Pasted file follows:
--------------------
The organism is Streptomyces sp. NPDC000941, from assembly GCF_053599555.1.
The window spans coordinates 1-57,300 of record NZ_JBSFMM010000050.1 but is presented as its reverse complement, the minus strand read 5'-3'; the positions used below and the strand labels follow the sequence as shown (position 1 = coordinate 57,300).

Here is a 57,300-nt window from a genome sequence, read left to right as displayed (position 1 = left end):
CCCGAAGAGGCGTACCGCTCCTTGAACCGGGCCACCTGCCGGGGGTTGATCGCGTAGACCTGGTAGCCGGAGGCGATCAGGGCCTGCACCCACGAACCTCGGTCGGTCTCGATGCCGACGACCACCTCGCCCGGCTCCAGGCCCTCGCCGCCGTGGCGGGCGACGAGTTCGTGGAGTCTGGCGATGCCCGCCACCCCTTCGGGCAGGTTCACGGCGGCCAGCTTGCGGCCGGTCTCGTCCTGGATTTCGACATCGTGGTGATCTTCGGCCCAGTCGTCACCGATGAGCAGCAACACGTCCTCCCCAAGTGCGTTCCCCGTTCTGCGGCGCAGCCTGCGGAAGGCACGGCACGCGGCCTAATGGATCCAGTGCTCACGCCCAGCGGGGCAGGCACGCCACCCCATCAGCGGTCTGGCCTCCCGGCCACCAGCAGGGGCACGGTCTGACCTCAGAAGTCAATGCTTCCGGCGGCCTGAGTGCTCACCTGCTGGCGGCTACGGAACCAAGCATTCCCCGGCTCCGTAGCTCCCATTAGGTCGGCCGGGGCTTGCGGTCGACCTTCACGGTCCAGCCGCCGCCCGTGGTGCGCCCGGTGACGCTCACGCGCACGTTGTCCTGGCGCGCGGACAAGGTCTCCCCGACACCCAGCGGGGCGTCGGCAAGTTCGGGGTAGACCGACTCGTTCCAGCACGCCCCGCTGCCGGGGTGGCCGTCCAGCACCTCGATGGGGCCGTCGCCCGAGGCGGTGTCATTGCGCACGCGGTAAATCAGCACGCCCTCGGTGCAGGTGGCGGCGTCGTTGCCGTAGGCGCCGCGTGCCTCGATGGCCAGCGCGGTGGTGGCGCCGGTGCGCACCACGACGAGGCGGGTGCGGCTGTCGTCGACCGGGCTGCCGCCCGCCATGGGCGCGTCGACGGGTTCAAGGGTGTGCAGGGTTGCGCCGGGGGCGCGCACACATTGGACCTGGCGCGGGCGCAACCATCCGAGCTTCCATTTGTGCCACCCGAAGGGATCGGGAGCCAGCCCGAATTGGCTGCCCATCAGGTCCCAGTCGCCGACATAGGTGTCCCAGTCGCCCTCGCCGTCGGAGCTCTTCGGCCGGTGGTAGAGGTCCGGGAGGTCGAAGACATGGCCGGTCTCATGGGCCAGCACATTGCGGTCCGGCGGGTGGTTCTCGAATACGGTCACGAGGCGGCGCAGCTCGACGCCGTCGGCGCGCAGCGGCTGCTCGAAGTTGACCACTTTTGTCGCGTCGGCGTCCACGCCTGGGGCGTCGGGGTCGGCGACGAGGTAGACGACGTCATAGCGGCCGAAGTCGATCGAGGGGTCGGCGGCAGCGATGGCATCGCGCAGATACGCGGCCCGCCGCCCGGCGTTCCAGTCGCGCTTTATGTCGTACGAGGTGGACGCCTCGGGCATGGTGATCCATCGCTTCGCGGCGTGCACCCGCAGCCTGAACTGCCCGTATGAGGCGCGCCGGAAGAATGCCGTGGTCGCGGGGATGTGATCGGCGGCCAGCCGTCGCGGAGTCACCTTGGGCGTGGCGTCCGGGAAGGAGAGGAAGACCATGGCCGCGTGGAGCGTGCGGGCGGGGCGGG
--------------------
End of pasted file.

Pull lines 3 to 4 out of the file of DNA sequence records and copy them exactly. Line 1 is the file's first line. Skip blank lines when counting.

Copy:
Here is a 57,300-nt window from a genome sequence, read left to right as displayed (position 1 = left end):
CCCGAAGAGGCGTACCGCTCCTTGAACCGGGCCACCTGCCGGGGGTTGATCGCGTAGACCTGGTAGCCGGAGGCGATCAGGGCCTGCACCCACGAACCTCGGTCGGTCTCGATGCCGACGACCACCTCGCCCGGCTCCAGGCCCTCGCCGCCGTGGCGGGCGACGAGTTCGTGGAGTCTGGCGATGCCCGCCACCCCTTCGGGCAGGTTCACGGCGGCCAGCTTGCGGCCGGTCTCGTCCTGGATTTCGACATCGTGGTGATCTTCGGCCCAGTCGTCACCGATGAGCAGCAACACGTCCTCCCCAAGTGCGTTCCCCGTTCTGCGGCGCAGCCTGCGGAAGGCACGGCACGCGGCCTAATGGATCCAGTGCTCACGCCCAGCGGGGCAGGCACGCCACCCCATCAGCGGTCTGGCCTCCCGGCCACCAGCAGGGGCACGGTCTGACCTCAGAAGTCAATGCTTCCGGCGGCCTGAGTGCTCACCTGCTGGCGGCTACGGAACCAAGCATTCCCCGGCTCCGTAGCTCCCATTAGGTCGGCCGGGGCTTGCGGTCGACCTTCACGGTCCAGCCGCCGCCCGTGGTGCGCCCGGTGACGCTCACGCGCACGTTGTCCTGGCGCGCGGACAAGGTCTCCCCGACACCCAGCGGGGCGTCGGCAAGTTCGGGGTAGACCGACTCGTTCCAGCACGCCCCGCTGCCGGGGTGGCCGTCCAGCACCTCGATGGGGCCGTCGCCCGAGGCGGTGTCATTGCGCACGCGGTAAATCAGCACGCCCTCGGTGCAGGTGGCGGCGTCGTTGCCGTAGGCGCCGCGTGCCTCGATGGCCAGCGCGGTGGTGGCGCCGGTGCGCACCACGACGAGGCGGGTGCGGCTGTCGTCGACCGGGCTGCCGCCCGCCATGGGCGCGTCGACGGGTTCAAGGGTGTGCAGGGTTGCGCCGGGGGCGCGCACACATTGGACCTGGCGCGGGCGCAACCATCCGAGCTTCCATTTGTGCCACCCGAAGGGATCGGGAGCCAGCCCGAATTGGCTGCCCATCAGGTCCCAGTCGCCGACATAGGTGTCCCAGTCGCCCTCGCCGTCGGAGCTCTTCGGCCGGTGGTAGAGGTCCGGGAGGTCGAAGACATGGCCGGTCTCATGGGCCAGCACATTGCGGTCCGGCGGGTGGTTCTCGAATACGGTCACGAGGCGGCGCAGCTCGACGCCGTCGGCGCGCAGCGGCTGCTCGAAGTTGACCACTTTTGTCGCGTCGGCGTCCACGCCTGGGGCGTCGGGGTCGGCGACGAGGTAGACGACGTCATAGCGGCCGAAGTCGATCGAGGGGTCGGCGGCAGCGATGGCATCGCGCAGATACGCGGCCCGCCGCCCGGCGTTCCAGTCGCGCTTTATGTCGTACGAGGTGGACGCCTCGGGCATGGTGATCCATCGCTTCGCGGCGTGCACCCGCAGCCTGAACTGCCCGTATGAGGCGCGCCGGAAGAATGCCGTGGTCGCGGGGATGTGATCGGCGGCCAGCCGTCGCGGAGTCACCTTGGGCGTGGCGTCCGGGAAGGAGAGGAAGACCATGGCCGCGTGGAGCGTGCGGGCGGGGCGGG